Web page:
Thursday, February 9, 2012

  • Coup in Maldives: Adviser to Ousted Pres. Mohamed Nasheed Speaks Out from Hiding as Arrest Sought


    The first democratically elected president of the tiny Indian Ocean state of Maldives, Mohamed Nasheed, has been ousted in what he has described as a coup d’état at gunpoint. A longtime pro-democracy activist who was jailed for six years, Nasheed has achieved international prominence as a leading campaigner to save island nations from global warming. Earlier today, Nasheed said an arrest warrant has been issued for him following two days of street protests against the coup. We speak with Paul Roberts, who served as Nasheed’s communications adviser and was with him on the day of the coup. Roberts says he fears a warrant has been issued for his own arrest and speaks to us from an undisclosed location. [includes rush transcript]

  • Ousted Maldives Pres. Mohamed Nasheed a Leading Voice for Island States Threatened by Global Warming


    For years, Mohamed Nasheed was the most vocal world leader on the threat climate change poses to residents of small island states. After becoming the first democratically elected president in Maldives, he pledged to make the nation the first carbon neutral country and once held a cabinet meeting underwater. We discuss Nasheed’s ouster and his outspoken campaigning on global warming with environmental activist Bill McKibben, whose group has collected some 30,000 signatures on a petition in support of Nasheed. We also speak with Jon Shenk, director of the new documentary film, "The Island President," which chronicles Nasheed’s rise from jailed pro-democracy activist to the Maldives presidency and island-state champion. McKibben says Nasheed was "in certain ways, the first precursor of the Arab Spring, the Mandela of the Indian Ocean, who really brought democracy to a country where it hadn’t been before," as well as "the most outspoken head of state around the issue of climate change on our planet." McKibben further argues Nasheed "was a thorn in the side [of the U.S.], because he kept bringing up the topic of climate change, a topic they’re not that keen on. On the other hand, he, almost to a fault, was cooperative with U.S. efforts to try and do something—you know, what little we’re doing—about climate change. The State Department owes him, and I hope that they take this seriously." [includes rush transcript]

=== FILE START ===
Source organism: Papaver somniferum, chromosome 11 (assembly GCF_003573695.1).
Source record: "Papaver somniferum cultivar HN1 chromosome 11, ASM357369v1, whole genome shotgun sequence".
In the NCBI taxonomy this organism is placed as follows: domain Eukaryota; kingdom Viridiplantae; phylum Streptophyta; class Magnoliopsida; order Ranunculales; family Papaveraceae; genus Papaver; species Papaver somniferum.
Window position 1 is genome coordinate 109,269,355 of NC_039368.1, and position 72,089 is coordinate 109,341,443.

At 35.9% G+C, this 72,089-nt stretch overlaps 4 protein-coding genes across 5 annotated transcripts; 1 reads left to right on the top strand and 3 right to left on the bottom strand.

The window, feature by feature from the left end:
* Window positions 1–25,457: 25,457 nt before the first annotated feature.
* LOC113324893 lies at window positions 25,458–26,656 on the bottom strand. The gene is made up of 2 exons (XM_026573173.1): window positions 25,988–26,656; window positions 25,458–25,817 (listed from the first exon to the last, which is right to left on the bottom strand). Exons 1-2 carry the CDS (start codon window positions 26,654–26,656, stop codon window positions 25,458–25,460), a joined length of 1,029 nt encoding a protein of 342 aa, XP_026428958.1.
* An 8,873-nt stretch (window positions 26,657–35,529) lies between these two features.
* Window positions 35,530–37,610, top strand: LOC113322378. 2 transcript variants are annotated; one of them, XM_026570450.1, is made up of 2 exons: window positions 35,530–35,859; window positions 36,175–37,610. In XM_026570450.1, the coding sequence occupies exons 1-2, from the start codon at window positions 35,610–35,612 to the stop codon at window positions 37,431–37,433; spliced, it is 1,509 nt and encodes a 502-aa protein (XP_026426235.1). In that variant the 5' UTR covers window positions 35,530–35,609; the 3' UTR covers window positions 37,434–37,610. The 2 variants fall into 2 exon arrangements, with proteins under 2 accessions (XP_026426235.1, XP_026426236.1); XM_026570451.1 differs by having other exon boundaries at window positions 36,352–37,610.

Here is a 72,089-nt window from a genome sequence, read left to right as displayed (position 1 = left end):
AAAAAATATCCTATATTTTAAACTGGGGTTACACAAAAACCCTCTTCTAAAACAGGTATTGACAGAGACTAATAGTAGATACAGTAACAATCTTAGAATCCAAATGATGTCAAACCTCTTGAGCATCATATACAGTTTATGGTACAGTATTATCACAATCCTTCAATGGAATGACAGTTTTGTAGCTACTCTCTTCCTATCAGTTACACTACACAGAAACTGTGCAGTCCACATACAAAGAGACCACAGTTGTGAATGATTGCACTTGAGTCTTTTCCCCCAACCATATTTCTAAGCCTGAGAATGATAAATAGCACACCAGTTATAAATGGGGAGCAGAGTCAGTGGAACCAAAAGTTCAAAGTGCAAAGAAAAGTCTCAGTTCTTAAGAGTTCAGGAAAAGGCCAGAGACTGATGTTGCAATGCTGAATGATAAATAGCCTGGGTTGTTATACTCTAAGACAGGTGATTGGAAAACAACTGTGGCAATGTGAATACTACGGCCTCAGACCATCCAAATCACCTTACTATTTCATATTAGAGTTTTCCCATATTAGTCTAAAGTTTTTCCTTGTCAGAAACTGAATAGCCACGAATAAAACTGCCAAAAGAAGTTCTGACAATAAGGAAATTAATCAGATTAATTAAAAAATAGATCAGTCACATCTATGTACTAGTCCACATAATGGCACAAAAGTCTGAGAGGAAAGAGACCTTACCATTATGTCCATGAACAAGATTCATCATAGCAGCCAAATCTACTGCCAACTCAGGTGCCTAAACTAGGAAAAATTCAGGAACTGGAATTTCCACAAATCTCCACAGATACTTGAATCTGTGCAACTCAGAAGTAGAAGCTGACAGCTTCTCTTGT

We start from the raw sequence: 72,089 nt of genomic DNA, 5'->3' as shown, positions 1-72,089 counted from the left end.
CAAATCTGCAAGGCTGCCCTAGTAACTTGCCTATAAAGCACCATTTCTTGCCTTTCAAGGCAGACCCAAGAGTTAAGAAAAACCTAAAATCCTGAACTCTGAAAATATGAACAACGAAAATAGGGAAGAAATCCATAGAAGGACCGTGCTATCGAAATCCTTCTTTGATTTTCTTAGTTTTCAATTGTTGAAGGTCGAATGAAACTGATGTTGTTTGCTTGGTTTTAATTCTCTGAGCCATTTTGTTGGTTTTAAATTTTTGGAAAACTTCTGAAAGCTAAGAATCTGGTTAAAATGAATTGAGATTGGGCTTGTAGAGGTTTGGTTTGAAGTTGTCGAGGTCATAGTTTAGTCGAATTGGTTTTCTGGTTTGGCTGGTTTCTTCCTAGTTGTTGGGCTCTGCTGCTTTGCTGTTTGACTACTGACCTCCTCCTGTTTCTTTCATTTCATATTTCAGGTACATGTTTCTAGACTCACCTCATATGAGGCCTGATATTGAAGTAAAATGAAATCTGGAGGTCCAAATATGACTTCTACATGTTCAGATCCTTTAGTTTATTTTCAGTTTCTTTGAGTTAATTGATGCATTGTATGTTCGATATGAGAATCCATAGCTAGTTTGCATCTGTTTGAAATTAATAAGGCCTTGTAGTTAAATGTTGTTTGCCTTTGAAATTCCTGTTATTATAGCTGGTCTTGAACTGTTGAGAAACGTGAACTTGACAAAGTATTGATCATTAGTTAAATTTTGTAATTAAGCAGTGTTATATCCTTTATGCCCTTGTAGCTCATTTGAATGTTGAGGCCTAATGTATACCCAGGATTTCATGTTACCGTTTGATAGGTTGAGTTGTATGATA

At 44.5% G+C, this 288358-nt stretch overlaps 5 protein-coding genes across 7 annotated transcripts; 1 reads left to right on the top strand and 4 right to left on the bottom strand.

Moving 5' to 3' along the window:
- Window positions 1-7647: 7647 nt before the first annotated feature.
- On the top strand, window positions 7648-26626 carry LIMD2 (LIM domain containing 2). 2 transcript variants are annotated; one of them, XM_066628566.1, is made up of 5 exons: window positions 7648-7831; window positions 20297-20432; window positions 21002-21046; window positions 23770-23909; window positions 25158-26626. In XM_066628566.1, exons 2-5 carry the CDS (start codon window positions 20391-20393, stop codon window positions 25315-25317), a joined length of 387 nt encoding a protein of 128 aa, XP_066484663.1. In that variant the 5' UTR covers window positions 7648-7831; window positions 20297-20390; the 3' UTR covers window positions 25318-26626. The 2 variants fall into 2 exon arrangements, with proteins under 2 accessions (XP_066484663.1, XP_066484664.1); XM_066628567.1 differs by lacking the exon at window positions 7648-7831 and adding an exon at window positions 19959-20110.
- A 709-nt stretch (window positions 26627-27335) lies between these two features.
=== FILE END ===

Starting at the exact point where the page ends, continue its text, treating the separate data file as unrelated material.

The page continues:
• LGBTQ Rights Activists on Victories for Marriage Equality in California and Washington


    Washington state is set to become the seventh state to legalize gay marriage following a vote in the State House. The vote came just a day after a U.S. appeals court ruled California’s ban on same-sex marriage, known as Proposition 8, is unconstitutional. We discuss marriage equality with Josh Friedes of Equal Rights Washington, Rick Jacobs of Courage Campaign, and Kalil Cohen, a transgender community organizer based in Los Angeles. Jacobs says the Prop 8 fight "has supercharged the entire movement for full equality and has pushed people like me, frankly, to be much more comfortable talking about transgender issues that I didn’t really pay that much attention to before." Cohen, meanwhile, is critical of the LGBTQ community’s emphasis on gay marriage, saying, "My biggest concern is how much resources in the LGBTQ movement have been funneled towards marriage equality alone, and away from basic survival [issues] that a lot of LGBTQ people still face, such as lack of access to education, healthcare, housing and criminal justice reform. And these are issues that have really taken a backseat to marriage equality, and that has harmed the most vulnerable members of our community." [includes rush transcript]

Recent Shows More

Full News Hour


    Juan González on How Puerto Rico’s Economic "Death Spiral" is Tied to Legacy of Colonialism
    Could Puerto Rico become America’s Greece? That’s a question many are asking as the island faces a devastating financial crisis and a rapidly crumbling healthcare system. Puerto Rico owes $72 billion in debt. $355 million in debt payments are due December 1, but it increasingly looks like the U.S. territory may default on at least some of the debt. Congress has so far failed to act on an Obama administration proposal that includes extending bankruptcy protection to Puerto Rico and allocating more equitable Medicaid and Medicare...


    There are no headlines for this date.